Friday, July 31, 2015

The Trail of Broken Wings

 Those Trickster Ravens
—Poems and Photos by Cynthia Linville, Sacramento


        Death is not a foe, but an inevitable adventure.
                                          —Sir Oliver Lodge

Welcome to wherever you are in the corridors of night.

Let me give you an early warning
tell you how to start the last flight
show you the girl with the spider knife
take back your black and blue fortune.

Here’s an inheritance disclaimer:
we cannot see God’s silver.
Here’s a little tax and legal for the Irish rebel:
the luckiest man alive will soon be one of us.

Let me take you to the Wonder Garden
to the green road on the move.
Just follow the trail of broken wings.
Think of it as a little adventure.

 St. Muerte


That moment I almost pushed you off the cliff
ten thousand butterflies escaped
from the wound in my side,
yet now that you are actually dying
I am unsettled by a strange sadness—
more purple than maroon—
as if someone has stolen the best cards
from my Tarot deck.
Everyone needs clouds on the ceiling.

* * *

Everyone needs clouds on the ceiling
to capture that strange sadness—
more purple than maroon
like the wound in my side.
Someone has stolen that moment
I almost pushed you off the cliff
like The Fool in my Tarot deck.
Now that you are actually dying
the butterflies can’t escape.

* * *

Ten thousand butterflies escape over the cliff
like The Fool in my Tarot deck.
Now your dying reopens
the wound in my side—
unsettling me with a strange sadness.
Someone has stolen my best cards,
has left the purple and taken the maroon.
Now I have to push you
into the clouds on my ceiling.

 Ceiling Detail, Crest Theater


He came here to be shaken up
came to escape easy mouths talking.

She could almost taste
the ember and ash of his last bonfire.

I am Queen of this cloud
she said, sporting a tiara of metallic flames.

Together they waited for the storm that never came,
stockpiling poison arrows.

Together they grew bored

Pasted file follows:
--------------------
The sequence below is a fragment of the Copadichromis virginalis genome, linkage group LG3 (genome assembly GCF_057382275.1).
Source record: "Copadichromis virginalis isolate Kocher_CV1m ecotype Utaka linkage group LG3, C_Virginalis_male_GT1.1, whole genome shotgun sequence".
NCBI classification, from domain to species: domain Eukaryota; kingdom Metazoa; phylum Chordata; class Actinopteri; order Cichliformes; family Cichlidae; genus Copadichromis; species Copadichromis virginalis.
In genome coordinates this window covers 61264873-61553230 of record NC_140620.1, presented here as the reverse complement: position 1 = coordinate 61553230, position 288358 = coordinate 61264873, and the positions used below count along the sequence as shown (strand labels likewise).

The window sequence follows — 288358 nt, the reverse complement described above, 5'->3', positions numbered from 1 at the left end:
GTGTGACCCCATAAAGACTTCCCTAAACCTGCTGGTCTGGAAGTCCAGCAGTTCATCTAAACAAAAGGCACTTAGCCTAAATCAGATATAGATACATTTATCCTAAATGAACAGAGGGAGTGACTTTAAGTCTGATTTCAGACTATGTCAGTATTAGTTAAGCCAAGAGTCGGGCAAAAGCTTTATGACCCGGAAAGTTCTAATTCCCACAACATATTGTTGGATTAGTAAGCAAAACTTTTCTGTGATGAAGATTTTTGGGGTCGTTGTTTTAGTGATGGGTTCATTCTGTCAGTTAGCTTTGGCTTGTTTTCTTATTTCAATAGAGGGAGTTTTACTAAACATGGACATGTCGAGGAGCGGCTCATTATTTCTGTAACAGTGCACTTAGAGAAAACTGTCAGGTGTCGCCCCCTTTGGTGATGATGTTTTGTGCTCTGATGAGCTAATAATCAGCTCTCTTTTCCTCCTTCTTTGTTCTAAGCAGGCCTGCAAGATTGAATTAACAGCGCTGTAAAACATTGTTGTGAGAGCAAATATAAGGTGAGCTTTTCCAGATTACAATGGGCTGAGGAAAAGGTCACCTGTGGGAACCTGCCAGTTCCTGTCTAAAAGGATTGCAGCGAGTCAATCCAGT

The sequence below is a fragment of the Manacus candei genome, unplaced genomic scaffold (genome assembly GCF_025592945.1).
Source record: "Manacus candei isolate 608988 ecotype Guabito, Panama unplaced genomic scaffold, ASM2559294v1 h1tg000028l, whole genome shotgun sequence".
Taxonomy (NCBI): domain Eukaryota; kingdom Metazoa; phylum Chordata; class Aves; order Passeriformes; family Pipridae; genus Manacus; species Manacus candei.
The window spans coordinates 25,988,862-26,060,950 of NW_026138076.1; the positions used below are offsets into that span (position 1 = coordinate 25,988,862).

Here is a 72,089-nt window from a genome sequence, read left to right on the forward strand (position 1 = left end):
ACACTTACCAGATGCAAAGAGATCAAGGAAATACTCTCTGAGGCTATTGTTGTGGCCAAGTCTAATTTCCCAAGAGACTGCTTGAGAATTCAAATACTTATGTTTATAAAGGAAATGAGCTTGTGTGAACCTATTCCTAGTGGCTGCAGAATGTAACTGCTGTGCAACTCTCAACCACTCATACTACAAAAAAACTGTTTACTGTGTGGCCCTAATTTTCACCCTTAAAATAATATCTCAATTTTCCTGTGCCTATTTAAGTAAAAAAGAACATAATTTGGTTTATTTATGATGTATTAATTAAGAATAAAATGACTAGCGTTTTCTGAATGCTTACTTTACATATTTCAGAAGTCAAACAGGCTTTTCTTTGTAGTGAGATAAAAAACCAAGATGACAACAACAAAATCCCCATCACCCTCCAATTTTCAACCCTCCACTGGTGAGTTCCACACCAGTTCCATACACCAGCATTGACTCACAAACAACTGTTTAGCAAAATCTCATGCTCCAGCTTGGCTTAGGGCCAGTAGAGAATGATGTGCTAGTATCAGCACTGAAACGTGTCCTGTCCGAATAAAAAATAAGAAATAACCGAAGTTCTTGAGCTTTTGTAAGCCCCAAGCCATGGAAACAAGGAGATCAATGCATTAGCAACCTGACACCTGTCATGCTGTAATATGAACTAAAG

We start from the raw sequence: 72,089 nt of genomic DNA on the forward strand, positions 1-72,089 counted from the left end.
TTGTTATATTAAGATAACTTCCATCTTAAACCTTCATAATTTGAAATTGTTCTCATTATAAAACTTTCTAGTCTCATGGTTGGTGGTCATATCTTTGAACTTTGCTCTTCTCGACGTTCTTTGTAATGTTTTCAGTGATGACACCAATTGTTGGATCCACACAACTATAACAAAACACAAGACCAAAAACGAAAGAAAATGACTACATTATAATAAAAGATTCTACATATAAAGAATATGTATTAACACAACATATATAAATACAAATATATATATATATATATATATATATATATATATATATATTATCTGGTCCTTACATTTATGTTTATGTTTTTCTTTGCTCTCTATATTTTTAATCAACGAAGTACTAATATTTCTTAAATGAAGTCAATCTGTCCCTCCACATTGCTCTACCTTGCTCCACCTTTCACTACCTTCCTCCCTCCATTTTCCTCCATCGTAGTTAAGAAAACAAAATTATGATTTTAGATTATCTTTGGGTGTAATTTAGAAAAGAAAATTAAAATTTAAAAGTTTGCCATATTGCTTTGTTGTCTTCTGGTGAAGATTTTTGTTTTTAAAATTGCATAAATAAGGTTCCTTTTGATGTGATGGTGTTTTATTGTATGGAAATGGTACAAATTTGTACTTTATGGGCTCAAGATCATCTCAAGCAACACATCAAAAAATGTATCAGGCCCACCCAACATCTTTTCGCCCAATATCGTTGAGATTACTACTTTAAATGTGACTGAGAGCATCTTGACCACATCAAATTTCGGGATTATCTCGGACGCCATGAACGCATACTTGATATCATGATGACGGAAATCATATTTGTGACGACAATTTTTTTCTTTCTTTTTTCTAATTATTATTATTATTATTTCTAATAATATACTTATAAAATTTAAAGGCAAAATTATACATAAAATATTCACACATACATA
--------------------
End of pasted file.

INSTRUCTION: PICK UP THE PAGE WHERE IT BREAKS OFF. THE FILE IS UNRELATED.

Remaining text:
waiting for an imaginary war

until they evaporated layer by layer,
receding into someone else’s dreams.



The hermit crab of my heart
promises nothing.

There you sit—
eating grievances for breakfast.

I prefer to eat life with a
plastic-Easter-egg-colored spoon.

How soon until you become past tense?

Your face—a mirror reflecting cloudy skies
a hint of desperation around the eyes.

You are burning yourself into ash
accompanied by litany of thunder and rain
a whiff of sulfur
a match blown out.

These are familiar dramas—

    * * *
Predictable desperation
burning itself into ash
eating grievances for breakfast—
you promise nothing.

The hermit crab of my heart
detects a whiff of sulfur
prefers to eat life
rather than death.

There you sit—
a match blown out
by thunder and rain
your face a mirror reflecting cloudy skies.

These are plastic-Easter-egg colored dramas—

How soon until we become past tense?

    * * *

How soon until you become past tense
eating your grievances for breakfast?

There you sit—
promising nothing
burning yourself into ash.

These are familiar dramas.

I prefer to eat life without
the blown-out matches
free from the stench of sulfur.

I prefer to lap up thunder and rain
with a plastic-Easter-egg colored spoon.

Your face mirrors desperation—
my hermit-crab heart
is unpredictable.


Today’s LittleNip:


The alligator under my bed is
growing fat on my misery.

In my dark, secret heart
I have a nosebleed.

This is too much crazy
even for me.



—Medusa, thanking Cynthia Linville for today's fine breakfast as we celebrate tonight's blue moon! See